Veteran presses for bigger tax break on pensions

Md. Senate panel to hear Kreiner, 80

February 02, 2010|By By Mary Gail Hare | The Baltimore Sun

After 30 years serving with the Navy in World War II, Korea and Vietnam, Edward T. Kreiner Sr. is spending his retirement years fighting for Maryland veterans.

The 80-year-old Bel Air man will testify in Annapolis today as the Senate Budget and Taxation Committee considers a proposal to double the state income tax exemption on military retirement pay to $10,000.

For nearly a decade, Kreiner and other veterans have pushed to exempt all military pension earnings from the state income tax - a step that he says would benefit nearly 50,000 Maryland residents. In making his case, he cites a 2003 state task force report that showed that such an exemption would be a boon to the state's economy.

"It's really a stimulus package that would help Maryland retain the current vets and attract more," he said.

BRAC, the military base realignment that officials say could add as many as 30,000 jobs to Maryland by the fall of next year, has increased demand for military retirees, who may offer experience and security clearances that are otherwise costly and time-consuming to obtain.

"Maryland has to be competitive for these employees," said Sen. Douglas J.J. Peters, a Prince George's County Democrat. "Military retirees will not move here, if it means paying more taxes."

Maryland already exempts the first $5,000 of military pension from the state income tax. Peters, who sponsored an unsuccessful exemption bill in the 2009 session, has now submitted a bill that would double the exemption beginning in 2012.

The state Task Force on Military Retirees found that veterans' households spend more than $2.5 billion each year on goods and services in the state, generating nearly $100 million in sales and real estate tax revenues. If Maryland continues to levy an income tax on their retirement pay, Kreiner said, it will lose the veterans to neighboring states that do not impose the tax.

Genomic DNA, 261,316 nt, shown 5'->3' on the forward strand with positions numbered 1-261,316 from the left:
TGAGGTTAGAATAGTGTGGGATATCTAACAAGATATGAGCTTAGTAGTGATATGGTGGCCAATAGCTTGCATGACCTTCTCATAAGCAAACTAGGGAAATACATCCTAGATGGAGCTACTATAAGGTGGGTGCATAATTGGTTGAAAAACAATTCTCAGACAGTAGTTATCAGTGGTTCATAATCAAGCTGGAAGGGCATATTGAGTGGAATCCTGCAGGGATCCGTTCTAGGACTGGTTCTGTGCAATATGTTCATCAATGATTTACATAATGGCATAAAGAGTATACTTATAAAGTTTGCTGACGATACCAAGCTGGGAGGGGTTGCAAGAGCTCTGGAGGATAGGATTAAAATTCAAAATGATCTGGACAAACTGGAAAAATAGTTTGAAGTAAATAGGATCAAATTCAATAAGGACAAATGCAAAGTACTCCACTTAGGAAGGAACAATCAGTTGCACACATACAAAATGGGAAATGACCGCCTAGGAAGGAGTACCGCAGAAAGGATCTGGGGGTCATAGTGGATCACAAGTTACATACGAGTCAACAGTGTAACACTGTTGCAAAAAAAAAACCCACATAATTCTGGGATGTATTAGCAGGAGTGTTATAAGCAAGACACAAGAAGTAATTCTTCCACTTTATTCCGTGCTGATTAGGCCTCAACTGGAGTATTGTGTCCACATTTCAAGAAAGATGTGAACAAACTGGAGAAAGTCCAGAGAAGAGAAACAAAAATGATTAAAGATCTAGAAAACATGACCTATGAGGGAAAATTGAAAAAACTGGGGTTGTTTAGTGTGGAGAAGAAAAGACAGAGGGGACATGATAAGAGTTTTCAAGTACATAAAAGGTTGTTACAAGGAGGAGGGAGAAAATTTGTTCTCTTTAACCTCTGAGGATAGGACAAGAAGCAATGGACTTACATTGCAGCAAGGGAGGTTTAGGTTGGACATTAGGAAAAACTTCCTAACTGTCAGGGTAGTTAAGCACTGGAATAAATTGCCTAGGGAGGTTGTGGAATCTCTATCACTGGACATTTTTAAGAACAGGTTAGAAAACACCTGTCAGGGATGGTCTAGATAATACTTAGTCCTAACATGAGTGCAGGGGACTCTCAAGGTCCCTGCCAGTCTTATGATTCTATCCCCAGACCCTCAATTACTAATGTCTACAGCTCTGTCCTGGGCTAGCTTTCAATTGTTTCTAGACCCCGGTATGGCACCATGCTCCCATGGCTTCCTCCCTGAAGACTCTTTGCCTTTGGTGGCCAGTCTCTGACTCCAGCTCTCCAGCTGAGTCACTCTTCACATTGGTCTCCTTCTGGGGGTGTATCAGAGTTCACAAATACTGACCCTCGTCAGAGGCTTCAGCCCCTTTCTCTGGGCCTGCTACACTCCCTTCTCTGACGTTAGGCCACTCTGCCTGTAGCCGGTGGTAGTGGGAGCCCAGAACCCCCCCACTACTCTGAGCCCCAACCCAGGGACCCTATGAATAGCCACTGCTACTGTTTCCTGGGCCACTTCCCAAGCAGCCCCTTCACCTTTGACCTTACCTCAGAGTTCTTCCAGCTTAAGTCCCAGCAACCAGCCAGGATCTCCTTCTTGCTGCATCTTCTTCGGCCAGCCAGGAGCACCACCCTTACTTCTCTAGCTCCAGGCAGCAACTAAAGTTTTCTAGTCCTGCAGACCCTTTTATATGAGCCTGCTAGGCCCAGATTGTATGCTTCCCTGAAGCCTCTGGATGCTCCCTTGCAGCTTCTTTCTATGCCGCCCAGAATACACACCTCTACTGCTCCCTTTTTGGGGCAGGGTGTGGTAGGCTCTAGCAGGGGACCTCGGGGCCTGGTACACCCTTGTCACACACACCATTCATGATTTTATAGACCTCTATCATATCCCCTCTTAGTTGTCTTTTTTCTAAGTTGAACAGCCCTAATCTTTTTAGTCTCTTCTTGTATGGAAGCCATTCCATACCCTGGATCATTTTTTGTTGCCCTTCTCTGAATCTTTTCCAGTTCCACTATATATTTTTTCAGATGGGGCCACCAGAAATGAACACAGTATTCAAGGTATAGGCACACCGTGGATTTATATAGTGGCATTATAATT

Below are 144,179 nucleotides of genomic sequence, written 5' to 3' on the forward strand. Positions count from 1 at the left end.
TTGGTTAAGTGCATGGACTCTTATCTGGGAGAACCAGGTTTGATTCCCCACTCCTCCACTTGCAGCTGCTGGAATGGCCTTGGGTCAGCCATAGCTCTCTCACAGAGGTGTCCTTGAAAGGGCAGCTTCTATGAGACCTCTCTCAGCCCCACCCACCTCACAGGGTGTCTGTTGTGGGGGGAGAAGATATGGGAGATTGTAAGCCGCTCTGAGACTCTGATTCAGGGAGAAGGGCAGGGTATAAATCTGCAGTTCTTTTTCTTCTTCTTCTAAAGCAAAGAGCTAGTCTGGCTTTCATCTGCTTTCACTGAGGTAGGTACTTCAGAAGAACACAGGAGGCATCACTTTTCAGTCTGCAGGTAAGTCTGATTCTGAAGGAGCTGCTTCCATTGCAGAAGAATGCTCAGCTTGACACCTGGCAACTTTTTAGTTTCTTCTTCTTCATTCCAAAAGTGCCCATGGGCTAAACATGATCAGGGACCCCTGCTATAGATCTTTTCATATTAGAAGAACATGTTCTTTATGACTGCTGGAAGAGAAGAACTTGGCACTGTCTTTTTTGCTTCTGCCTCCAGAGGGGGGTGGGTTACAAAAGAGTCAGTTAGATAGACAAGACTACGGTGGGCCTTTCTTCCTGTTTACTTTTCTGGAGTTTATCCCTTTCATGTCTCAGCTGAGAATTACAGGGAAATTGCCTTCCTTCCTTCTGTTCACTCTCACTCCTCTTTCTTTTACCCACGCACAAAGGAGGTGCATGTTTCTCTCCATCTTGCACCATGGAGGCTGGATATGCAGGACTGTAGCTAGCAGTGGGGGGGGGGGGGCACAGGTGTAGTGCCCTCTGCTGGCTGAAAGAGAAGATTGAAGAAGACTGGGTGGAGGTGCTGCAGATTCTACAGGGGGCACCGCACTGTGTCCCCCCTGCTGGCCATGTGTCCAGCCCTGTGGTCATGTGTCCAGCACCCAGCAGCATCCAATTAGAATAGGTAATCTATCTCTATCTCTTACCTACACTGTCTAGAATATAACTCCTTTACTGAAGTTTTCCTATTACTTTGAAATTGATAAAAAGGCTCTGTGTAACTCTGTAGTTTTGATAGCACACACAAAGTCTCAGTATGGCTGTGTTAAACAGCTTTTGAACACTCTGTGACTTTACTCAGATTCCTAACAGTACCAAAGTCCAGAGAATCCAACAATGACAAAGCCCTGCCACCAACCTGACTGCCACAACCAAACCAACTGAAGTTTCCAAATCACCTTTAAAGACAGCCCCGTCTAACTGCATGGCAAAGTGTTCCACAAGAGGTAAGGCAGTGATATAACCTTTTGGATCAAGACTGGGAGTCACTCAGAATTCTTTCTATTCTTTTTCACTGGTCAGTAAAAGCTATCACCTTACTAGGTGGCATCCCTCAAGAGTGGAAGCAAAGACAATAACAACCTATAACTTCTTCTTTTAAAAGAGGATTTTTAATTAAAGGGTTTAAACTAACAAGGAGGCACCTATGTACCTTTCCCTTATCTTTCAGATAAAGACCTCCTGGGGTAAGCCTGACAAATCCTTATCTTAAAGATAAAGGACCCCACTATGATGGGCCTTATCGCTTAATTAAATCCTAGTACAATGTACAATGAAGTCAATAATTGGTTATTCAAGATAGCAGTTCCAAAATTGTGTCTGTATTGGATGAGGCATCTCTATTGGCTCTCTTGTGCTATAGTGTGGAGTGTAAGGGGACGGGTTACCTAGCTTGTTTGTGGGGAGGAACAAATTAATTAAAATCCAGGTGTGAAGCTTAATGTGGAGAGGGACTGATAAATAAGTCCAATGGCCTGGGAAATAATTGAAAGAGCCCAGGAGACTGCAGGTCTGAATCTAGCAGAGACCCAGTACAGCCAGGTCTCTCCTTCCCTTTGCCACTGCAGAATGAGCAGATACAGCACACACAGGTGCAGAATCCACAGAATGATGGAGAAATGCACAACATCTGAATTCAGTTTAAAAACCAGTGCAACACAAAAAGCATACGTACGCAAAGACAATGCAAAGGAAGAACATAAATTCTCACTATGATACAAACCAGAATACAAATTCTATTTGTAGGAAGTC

Del. Sheila E. Hixson, whose House Ways and Means Committee will take up a similar bill Thursday, says the state can ill afford any cuts to revenue in the current economy.

"We do understand this issue and have worked with the veterans groups," the Montgomery County Democrat said. "But it is just too expensive for the state at a time when we are furloughing workers. This will not be at the top of the list this year."

Del. Joseph J. "Sonny" Minnick, who has long worked for the exemption, said BRAC has made the need for a tax exemption more immediate.

"These vets bring a wealth of knowledge, information and experience in addition to the security clearance many of these jobs require," the Dundalk Democrat said. "This can be a win-win for the state."

John Goheen, spokesman for the National Guard Association, said the exemption would be "a small but meaningful expression of gratitude to those who have served their country."

"These retirees have a set income every month and with a second job, that income can be disposable," Goheen said. "They will spend those dollars where they live and help regenerate the economy. Maryland should not just think of lost income but of all the aspects of the people the state might attract."


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